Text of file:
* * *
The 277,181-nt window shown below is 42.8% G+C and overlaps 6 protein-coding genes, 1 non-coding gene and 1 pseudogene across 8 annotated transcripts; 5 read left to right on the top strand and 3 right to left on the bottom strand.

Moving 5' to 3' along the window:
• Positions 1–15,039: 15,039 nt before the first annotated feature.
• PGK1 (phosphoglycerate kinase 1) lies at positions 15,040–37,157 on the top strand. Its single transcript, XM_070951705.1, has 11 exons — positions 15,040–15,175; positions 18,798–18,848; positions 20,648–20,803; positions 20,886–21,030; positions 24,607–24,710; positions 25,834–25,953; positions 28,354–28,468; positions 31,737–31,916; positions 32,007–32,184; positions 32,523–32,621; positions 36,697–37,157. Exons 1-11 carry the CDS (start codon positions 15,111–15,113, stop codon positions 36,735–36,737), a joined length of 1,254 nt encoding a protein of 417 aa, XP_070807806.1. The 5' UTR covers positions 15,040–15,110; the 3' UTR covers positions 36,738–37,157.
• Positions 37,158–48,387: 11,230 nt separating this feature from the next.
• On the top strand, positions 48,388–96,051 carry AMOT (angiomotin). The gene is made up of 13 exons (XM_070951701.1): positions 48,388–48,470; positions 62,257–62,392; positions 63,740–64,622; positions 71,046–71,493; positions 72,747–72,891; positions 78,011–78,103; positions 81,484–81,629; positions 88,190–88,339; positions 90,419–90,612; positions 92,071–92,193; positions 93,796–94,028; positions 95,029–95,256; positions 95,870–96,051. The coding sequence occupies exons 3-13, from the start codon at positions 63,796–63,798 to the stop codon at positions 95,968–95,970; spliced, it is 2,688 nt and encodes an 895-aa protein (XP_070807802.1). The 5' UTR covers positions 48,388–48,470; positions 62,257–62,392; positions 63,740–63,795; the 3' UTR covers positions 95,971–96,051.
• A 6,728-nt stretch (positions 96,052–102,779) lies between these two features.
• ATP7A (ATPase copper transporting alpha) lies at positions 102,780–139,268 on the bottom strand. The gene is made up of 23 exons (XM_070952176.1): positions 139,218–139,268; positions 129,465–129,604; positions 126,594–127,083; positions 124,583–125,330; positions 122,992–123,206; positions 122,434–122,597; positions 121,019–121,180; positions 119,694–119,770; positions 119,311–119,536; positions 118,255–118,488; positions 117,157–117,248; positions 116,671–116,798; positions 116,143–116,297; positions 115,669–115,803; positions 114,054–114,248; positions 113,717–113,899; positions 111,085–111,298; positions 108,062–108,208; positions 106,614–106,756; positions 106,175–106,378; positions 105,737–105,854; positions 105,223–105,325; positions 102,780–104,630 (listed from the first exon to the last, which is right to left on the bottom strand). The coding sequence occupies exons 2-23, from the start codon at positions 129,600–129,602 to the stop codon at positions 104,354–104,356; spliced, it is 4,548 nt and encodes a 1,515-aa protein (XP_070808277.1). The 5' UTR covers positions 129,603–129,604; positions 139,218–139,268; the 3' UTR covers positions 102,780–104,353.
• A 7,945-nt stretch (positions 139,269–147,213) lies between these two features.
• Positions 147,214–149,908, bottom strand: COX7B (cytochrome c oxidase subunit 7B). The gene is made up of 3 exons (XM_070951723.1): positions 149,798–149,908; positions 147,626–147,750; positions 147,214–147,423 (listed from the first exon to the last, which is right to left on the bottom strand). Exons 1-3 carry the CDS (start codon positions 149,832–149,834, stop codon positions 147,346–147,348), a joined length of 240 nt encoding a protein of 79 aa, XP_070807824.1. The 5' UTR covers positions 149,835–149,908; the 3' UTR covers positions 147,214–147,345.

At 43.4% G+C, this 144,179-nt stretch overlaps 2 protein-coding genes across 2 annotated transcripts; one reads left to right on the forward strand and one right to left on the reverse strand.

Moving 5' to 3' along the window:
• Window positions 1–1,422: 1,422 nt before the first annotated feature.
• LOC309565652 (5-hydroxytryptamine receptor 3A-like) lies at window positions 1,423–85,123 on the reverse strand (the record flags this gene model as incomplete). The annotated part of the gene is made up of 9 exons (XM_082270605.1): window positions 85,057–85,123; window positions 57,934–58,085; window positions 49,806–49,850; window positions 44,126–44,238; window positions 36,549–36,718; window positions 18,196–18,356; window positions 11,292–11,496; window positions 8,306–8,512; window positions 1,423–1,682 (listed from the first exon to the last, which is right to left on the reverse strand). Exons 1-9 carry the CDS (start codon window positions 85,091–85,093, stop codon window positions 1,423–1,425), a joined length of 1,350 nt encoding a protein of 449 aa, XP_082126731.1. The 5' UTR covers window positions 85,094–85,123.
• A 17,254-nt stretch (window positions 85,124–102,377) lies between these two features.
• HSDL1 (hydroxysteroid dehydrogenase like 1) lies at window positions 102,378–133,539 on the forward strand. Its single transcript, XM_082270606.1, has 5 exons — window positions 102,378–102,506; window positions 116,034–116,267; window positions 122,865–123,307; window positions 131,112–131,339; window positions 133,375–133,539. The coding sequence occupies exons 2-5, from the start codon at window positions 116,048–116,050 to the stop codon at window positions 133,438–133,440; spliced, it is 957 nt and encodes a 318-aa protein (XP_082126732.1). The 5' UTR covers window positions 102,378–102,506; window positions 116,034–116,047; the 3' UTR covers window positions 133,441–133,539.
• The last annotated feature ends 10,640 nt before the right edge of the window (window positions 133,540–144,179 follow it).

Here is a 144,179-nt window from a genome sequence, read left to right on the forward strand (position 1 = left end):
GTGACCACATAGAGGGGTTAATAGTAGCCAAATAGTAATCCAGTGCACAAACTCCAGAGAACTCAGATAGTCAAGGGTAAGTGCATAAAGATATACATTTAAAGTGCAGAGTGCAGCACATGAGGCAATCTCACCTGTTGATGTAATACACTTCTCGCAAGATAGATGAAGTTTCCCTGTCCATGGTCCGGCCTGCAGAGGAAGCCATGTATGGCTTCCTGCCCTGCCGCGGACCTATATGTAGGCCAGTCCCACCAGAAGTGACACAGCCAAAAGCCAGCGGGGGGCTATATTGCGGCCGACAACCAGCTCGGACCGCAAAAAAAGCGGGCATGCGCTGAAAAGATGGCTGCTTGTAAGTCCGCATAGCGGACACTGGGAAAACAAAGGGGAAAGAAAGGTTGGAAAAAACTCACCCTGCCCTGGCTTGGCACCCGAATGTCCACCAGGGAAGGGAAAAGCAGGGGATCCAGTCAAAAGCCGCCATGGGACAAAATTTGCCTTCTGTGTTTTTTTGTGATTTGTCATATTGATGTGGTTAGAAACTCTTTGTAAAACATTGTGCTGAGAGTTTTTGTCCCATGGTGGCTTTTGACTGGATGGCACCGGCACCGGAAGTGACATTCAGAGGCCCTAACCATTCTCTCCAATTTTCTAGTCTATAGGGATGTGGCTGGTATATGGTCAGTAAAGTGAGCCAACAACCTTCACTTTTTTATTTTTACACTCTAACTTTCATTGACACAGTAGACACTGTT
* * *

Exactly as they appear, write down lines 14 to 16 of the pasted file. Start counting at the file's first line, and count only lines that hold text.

• LOC309565652 (5-hydroxytryptamine receptor 3A-like) lies at window positions 1,423–85,123 on the reverse strand (the record flags this gene model as incomplete). The annotated part of the gene is made up of 9 exons (XM_082270605.1): window positions 85,057–85,123; window positions 57,934–58,085; window positions 49,806–49,850; window positions 44,126–44,238; window positions 36,549–36,718; window positions 18,196–18,356; window positions 11,292–11,496; window positions 8,306–8,512; window positions 1,423–1,682 (listed from the first exon to the last, which is right to left on the reverse strand). Exons 1-9 carry the CDS (start codon window positions 85,091–85,093, stop codon window positions 1,423–1,425), a joined length of 1,350 nt encoding a protein of 449 aa, XP_082126731.1. The 5' UTR covers window positions 85,094–85,123.
• A 17,254-nt stretch (window positions 85,124–102,377) lies between these two features.
• HSDL1 (hydroxysteroid dehydrogenase like 1) lies at window positions 102,378–133,539 on the forward strand. Its single transcript, XM_082270606.1, has 5 exons — window positions 102,378–102,506; window positions 116,034–116,267; window positions 122,865–123,307; window positions 131,112–131,339; window positions 133,375–133,539. The coding sequence occupies exons 2-5, from the start codon at window positions 116,048–116,050 to the stop codon at window positions 133,438–133,440; spliced, it is 957 nt and encodes a 318-aa protein (XP_082126732.1). The 5' UTR covers window positions 102,378–102,506; window positions 116,034–116,047; the 3' UTR covers window positions 133,441–133,539.